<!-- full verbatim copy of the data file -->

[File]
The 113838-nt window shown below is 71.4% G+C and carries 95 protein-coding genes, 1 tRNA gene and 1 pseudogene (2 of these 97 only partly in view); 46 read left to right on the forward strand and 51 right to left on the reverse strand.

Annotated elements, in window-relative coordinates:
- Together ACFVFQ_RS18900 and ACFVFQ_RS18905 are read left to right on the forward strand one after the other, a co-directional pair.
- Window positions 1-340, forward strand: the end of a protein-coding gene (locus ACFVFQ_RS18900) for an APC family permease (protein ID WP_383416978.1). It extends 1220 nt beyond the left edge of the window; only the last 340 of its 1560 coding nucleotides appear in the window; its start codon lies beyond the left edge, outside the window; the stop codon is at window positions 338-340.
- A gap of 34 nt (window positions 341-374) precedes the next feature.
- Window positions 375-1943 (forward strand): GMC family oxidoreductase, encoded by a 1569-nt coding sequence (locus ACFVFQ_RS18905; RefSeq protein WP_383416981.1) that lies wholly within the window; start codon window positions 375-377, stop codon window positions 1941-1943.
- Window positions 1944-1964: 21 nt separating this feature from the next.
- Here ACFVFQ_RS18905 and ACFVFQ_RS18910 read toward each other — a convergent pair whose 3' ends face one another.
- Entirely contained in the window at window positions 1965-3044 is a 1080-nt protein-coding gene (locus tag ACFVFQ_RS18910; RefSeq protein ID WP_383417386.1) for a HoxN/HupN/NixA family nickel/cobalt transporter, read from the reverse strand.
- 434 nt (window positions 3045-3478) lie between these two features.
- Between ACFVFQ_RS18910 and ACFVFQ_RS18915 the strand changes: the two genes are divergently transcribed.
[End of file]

The 113838-nt window shown below is 71.4% G+C and carries 95 protein-coding genes, 1 tRNA gene and 1 pseudogene (2 of these 97 only partly in view); 46 read left to right on the forward strand and 51 right to left on the reverse strand.

Annotated elements, in window-relative coordinates:
- Together ACFVFQ_RS18900 and ACFVFQ_RS18905 are read left to right on the forward strand one after the other, a co-directional pair.
- Window positions 1-340, forward strand: the end of a protein-coding gene (locus ACFVFQ_RS18900) for an APC family permease (protein ID WP_383416978.1). It extends 1220 nt beyond the left edge of the window; only the last 340 of its 1560 coding nucleotides appear in the window; its start codon lies beyond the left edge, outside the window; the stop codon is at window positions 338-340.
- A gap of 34 nt (window positions 341-374) precedes the next feature.
- Window positions 375-1943 (forward strand): GMC family oxidoreductase, encoded by a 1569-nt coding sequence (locus ACFVFQ_RS18905; RefSeq protein WP_383416981.1) that lies wholly within the window; start codon window positions 375-377, stop codon window positions 1941-1943.
- Window positions 1944-1964: 21 nt separating this feature from the next.
- Here ACFVFQ_RS18905 and ACFVFQ_RS18910 read toward each other — a convergent pair whose 3' ends face one another.
- Entirely contained in the window at window positions 1965-3044 is a 1080-nt protein-coding gene (locus tag ACFVFQ_RS18910; RefSeq protein ID WP_383417386.1) for a HoxN/HupN/NixA family nickel/cobalt transporter, read from the reverse strand.
- 434 nt (window positions 3045-3478) lie between these two features.
- Between ACFVFQ_RS18910 and ACFVFQ_RS18915 the strand changes: the two genes are divergently transcribed.